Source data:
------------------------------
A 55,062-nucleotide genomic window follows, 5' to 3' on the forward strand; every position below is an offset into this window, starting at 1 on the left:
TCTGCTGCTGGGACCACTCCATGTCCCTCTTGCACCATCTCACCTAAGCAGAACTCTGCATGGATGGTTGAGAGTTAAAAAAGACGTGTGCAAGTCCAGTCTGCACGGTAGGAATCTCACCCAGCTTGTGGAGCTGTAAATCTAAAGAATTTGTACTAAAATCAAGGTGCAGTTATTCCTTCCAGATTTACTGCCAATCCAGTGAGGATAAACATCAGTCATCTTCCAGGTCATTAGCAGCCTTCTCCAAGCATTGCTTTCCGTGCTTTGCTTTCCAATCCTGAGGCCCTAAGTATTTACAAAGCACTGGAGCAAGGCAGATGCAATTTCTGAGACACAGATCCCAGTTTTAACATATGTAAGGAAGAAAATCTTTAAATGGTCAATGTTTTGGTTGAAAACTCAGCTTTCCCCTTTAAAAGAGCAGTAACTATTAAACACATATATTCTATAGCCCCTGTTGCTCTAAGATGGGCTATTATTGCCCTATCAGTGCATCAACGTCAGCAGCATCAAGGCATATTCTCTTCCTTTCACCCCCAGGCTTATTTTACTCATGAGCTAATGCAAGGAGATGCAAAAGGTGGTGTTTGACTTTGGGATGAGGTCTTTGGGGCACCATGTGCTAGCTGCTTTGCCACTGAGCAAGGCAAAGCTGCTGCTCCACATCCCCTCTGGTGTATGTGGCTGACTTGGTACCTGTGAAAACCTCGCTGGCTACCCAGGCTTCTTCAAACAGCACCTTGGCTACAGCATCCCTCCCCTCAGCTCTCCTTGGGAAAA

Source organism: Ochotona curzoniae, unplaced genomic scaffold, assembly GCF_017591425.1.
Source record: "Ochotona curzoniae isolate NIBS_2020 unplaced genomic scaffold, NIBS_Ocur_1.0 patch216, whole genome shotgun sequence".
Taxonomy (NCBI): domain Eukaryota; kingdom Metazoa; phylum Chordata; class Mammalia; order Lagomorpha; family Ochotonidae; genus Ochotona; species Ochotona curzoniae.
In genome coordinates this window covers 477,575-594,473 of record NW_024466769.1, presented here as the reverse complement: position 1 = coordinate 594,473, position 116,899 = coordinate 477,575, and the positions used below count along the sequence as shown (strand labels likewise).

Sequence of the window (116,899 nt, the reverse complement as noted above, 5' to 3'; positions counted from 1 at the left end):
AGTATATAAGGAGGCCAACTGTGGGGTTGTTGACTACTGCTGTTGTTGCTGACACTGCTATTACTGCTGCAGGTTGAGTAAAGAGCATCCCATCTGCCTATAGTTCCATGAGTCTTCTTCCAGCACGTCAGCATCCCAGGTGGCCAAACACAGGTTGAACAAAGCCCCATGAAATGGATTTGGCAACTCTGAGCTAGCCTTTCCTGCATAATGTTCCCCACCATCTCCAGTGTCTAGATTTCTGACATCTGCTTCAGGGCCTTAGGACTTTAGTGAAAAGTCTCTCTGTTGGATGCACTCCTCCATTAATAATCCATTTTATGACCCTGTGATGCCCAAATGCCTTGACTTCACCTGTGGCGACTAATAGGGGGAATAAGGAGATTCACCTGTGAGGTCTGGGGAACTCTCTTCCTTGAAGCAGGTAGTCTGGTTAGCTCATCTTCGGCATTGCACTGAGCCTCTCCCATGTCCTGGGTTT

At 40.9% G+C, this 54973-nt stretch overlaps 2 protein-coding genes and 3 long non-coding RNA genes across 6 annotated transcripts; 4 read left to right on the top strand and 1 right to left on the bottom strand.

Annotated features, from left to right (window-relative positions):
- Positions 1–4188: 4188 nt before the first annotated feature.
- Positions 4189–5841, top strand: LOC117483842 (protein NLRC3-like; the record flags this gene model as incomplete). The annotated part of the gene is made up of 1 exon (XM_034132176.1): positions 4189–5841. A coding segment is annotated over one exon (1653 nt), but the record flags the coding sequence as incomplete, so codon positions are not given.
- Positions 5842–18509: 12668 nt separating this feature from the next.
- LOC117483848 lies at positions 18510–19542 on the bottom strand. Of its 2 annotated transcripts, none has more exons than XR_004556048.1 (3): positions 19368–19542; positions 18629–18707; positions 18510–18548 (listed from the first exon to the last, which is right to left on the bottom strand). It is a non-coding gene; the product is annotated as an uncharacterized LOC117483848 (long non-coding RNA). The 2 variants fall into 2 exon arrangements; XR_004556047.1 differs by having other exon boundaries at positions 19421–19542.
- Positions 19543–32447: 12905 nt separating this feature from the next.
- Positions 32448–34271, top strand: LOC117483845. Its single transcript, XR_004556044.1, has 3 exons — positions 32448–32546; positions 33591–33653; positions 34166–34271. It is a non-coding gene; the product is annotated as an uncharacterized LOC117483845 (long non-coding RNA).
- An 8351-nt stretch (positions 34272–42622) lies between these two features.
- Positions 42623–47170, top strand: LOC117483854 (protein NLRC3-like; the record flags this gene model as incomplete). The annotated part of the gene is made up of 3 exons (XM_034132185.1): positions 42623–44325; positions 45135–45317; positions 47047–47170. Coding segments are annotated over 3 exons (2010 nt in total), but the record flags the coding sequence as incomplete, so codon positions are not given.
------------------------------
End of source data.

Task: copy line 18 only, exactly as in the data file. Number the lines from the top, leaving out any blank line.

- Positions 42623–47170, top strand: LOC117483854 (protein NLRC3-like; the record flags this gene model as incomplete). The annotated part of the gene is made up of 3 exons (XM_034132185.1): positions 42623–44325; positions 45135–45317; positions 47047–47170. Coding segments are annotated over 3 exons (2010 nt in total), but the record flags the coding sequence as incomplete, so codon positions are not given.